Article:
Particles in the Air/Karato by Noe Aoki is a simple work that I really didn’t like the first time I saw it. You really need to see it in the right season or it will not really do much. The more I learn about the artwork the more I appreciate it but I still feel a bit underwhelmed by it. I think it could have been better but it is always going to be in the eye of the beholder.
Particles in the Air/Karato is located next to a shrine and natural spring. The first time I visited was in the spring of 2013 and it couldn’t have been a worse time. The spring was dry, rather not flowing, and the trees were mostly dead. The artwork is a series of hoops suspended in the sky along with a small structure next to it. This was meant to be similar to particles you would see in water, and looking out into the open field it would look like the particles are in the air. Without the green foliage in the fields, the artwork feels dead. There is nothing to really frame the artwork and it never came alive to me.
Fast forward a few years and in summer 2016 it came to life. I still felt it was a bit too simple, or vague, for me to really understand. The trees were full of lush green leaves making the Particles in the Air look engulfed in the forest. The forest was also more beautiful and the spring was flowing.
I actually love the spring that is next to Particles in the Air. The spring is open in the summer and the water that flows is very cold. There are two sections to get water. The closest to the walking path is for washing your hands and feet while the inner one is for drinking. I’m sure both are safe to drink as the water flows pretty quickly. The best thing is that the water is very cold so it helps cool you down and feel refreshed.
Particles in the Air/Karato will always be a curious artwork for me. I don’t love it but when I learn more about it and the symbolism it has, I understand it better and can appreciate it more. I wish I could be more enthusiastic about this artwork but maybe I am just not cultured enough.
Update: The originally published post referred to a well next to “Particles in the Air/Karato”. I have learned that it is actually a spring and have updated the post to reflect this but note that the comment by David was made prior to these changes. Thanks for the info David!
- Particles in the Air/Karato (Official Setouchi Triennale Site)
- Noe Aoki (Official Site)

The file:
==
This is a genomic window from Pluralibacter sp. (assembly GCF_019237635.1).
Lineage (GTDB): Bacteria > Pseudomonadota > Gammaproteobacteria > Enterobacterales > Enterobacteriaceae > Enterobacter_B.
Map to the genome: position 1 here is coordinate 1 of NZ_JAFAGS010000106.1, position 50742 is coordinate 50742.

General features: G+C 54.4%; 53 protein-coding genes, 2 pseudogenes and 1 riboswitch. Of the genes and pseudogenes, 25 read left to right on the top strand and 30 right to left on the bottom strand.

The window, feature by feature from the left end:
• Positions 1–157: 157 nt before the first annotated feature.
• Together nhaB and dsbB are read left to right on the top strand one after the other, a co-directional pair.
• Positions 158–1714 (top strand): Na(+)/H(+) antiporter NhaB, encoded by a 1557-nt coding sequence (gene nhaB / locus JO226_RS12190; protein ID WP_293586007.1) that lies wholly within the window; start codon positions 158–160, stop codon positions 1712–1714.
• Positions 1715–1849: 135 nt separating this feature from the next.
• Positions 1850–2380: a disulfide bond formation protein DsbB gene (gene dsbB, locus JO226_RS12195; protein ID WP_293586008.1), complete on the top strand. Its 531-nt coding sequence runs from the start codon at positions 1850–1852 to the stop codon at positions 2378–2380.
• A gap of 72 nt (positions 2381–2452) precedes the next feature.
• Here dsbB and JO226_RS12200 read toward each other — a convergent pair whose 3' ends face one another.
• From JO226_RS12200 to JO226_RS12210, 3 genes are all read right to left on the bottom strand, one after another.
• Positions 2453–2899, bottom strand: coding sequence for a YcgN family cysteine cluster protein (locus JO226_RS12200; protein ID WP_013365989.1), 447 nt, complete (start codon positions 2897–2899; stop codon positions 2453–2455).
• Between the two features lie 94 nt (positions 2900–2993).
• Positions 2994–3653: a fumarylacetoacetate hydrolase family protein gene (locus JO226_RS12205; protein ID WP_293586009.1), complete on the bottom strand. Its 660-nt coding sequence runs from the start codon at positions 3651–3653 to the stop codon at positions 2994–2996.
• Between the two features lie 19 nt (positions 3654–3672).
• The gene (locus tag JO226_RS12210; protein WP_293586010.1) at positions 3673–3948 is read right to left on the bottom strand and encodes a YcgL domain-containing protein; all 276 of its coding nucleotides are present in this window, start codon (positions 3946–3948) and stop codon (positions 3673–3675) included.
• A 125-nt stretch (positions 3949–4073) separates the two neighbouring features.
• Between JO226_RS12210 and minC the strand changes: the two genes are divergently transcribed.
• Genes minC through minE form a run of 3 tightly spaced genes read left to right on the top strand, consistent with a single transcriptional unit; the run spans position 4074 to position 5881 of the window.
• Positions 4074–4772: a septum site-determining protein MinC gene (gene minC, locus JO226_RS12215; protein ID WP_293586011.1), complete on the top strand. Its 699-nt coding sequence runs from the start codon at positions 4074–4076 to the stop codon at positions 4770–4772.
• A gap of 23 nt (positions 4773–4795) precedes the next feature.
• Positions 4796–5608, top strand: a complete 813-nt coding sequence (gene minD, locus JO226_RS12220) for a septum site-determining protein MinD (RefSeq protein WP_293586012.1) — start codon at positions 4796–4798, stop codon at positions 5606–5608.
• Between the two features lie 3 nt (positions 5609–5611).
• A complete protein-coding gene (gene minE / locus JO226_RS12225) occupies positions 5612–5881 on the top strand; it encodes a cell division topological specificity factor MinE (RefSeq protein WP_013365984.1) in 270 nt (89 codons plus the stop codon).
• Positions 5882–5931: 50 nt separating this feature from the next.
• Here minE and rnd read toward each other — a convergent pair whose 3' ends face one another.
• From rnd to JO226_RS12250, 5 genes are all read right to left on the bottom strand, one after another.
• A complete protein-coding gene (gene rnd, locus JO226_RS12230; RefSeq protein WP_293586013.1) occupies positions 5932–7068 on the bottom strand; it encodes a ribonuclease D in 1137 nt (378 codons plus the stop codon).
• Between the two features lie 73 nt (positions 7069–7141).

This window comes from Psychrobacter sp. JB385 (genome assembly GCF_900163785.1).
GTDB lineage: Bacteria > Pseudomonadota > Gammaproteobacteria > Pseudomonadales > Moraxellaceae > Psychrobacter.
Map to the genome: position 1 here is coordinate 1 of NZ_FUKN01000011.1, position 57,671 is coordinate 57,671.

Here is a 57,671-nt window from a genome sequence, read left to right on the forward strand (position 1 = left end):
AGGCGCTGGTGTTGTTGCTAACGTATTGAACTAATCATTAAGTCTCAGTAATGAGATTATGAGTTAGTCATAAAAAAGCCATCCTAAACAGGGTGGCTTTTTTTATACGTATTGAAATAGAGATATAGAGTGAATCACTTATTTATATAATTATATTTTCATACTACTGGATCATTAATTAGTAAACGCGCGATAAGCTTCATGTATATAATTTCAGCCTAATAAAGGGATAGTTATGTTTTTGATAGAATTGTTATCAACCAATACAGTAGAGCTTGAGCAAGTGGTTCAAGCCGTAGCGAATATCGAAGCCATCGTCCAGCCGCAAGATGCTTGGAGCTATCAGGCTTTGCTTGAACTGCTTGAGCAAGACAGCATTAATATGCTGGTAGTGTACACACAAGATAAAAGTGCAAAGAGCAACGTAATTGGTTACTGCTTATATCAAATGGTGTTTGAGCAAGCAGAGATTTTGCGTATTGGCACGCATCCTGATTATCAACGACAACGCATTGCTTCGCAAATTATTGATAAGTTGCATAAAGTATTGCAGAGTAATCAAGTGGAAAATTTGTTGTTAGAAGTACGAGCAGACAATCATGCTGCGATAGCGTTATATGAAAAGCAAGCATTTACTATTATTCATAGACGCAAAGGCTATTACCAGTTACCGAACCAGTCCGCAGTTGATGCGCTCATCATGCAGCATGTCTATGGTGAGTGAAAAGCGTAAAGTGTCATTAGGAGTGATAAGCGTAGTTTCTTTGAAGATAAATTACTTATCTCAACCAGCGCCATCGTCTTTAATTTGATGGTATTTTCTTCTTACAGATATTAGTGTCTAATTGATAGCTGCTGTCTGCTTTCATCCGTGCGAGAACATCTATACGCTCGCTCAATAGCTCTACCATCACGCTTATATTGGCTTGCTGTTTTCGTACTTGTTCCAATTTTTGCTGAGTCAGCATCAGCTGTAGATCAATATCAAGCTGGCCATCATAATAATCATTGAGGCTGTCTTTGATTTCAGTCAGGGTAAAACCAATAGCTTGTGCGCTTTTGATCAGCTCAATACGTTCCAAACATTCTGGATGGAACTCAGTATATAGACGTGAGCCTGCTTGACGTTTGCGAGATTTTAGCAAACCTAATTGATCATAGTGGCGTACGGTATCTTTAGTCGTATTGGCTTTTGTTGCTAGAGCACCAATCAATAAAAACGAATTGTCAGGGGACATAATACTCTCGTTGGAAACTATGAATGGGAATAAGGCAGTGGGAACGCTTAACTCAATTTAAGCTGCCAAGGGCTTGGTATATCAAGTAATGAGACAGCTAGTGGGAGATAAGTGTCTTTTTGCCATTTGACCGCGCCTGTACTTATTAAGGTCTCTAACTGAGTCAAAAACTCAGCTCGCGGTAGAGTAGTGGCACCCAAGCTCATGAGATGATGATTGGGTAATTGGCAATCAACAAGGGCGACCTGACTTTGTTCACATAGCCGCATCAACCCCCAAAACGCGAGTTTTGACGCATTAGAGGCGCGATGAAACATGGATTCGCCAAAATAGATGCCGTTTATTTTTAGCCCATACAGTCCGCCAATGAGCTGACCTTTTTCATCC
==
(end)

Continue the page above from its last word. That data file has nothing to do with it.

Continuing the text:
- Particles in the Air on Teshima (Setouchi Explorer)
For the longest time, I didn’t know what to make of it, but the more I got used to it, the more it feels it belongs there.
It may not be that interesting in itself, but it really feels like it’s a part of this place, along with the shrine and the spring (yes, it’s a spring, not a well).
Note that this spring is very important in the history and culture of Teshima, down to its name “Island of abundance” It’s one of the only springs on the smaller islands, and it is what allows Teshima to be so rich in terms of agriculture, including being able to grow rice (what the other islands can’t do), there’s a reason why the rice fields are downhill from the spring. 😉 I even suspect that Karato was built there because it was next to the spring. Also, yes, you can drink the water and it’s really refreshing as you said (fun fact: when Karato got running water from Honshu, many locals kept on getting their water from the spring because it was just better quality).
Back to the art, one important thing when you view the art, as we can clearly see on your pictures, is that when you only look at it in itself (and not as one element of the place among others), it’s much more beautiful and interesting with the sky and the fields as a background rather than the forest and the hill. 🙂
As I mentioned, I did enjoy it more this second time and I think, like you, I will like it more and more as I see it more and more.
It’s a spring? I will fix it soon. 🙂 Never knew how important it was to the island though.
Yes, looking back at my pictures I realized it is more beautiful with the sky. It seems like it is part of the idea when the title includes “Particles in the Air” that you should see it as part of the sky rather than just being suspended in its current location.
Yes, that’s how it came to me. The second or so time I saw it, I thought, well, it has “in the air” in its name, so maybe I should represent the air in the picture. I turned around the sculpture to have the sky in the background and… it suddenly appeared more beautiful and interesting.